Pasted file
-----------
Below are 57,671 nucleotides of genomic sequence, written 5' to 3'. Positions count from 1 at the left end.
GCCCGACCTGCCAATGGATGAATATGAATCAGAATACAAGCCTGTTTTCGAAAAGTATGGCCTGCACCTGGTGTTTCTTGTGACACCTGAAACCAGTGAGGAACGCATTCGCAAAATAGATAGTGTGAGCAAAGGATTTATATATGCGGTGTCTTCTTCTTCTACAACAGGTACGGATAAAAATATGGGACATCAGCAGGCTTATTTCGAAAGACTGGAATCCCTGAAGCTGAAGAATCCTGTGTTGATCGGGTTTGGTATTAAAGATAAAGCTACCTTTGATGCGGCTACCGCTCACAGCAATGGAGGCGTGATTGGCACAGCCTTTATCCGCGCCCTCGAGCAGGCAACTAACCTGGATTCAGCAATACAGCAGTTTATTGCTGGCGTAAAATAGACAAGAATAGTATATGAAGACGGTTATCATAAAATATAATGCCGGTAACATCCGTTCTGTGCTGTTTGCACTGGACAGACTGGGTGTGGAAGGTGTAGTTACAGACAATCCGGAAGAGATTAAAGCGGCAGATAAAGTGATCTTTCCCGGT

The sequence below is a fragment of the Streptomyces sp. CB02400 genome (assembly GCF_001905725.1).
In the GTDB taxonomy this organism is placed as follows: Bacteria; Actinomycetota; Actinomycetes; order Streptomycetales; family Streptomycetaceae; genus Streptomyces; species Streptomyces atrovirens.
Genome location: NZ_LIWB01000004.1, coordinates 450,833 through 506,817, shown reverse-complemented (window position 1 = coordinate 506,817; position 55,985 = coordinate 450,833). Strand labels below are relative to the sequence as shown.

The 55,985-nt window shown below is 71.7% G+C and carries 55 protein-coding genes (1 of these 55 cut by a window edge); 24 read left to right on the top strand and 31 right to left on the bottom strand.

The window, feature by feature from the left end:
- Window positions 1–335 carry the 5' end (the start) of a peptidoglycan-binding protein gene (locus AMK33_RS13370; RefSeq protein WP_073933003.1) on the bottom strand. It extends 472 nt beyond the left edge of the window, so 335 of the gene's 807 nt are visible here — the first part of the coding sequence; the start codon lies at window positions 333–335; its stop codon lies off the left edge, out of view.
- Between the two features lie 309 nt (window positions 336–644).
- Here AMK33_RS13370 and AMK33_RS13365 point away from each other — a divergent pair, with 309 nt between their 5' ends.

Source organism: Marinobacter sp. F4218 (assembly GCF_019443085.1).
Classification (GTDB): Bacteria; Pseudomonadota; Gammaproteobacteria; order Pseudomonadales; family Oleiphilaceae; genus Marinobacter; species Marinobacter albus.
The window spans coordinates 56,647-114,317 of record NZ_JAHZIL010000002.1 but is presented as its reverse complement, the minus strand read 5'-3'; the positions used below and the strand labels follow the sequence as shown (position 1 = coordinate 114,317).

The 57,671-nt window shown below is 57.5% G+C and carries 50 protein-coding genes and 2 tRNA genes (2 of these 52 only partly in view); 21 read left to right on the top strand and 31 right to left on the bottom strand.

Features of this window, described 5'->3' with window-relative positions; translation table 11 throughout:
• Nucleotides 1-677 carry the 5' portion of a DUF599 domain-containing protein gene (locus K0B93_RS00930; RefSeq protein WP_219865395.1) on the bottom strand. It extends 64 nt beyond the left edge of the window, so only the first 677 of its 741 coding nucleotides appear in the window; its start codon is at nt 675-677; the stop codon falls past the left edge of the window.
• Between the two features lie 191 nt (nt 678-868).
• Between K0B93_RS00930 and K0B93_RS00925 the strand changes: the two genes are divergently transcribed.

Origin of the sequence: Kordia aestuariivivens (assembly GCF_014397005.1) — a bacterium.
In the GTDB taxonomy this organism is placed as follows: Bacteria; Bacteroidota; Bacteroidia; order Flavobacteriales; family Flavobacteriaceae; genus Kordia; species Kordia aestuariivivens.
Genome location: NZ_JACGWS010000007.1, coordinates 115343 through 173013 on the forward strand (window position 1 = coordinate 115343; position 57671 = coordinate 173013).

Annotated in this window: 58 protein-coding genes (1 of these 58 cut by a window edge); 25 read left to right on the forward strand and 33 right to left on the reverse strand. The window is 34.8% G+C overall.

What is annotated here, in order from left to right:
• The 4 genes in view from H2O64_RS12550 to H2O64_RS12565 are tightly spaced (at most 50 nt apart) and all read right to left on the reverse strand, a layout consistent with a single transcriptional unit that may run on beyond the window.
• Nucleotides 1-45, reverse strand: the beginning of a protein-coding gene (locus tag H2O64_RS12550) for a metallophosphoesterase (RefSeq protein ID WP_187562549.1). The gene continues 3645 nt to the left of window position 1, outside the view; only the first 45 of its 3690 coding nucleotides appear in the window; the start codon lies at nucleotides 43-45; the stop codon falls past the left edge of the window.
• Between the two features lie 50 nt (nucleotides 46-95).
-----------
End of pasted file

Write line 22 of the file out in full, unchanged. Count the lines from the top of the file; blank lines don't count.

Annotated in this window: 58 protein-coding genes (1 of these 58 cut by a window edge); 25 read left to right on the forward strand and 33 right to left on the reverse strand. The window is 34.8% G+C overall.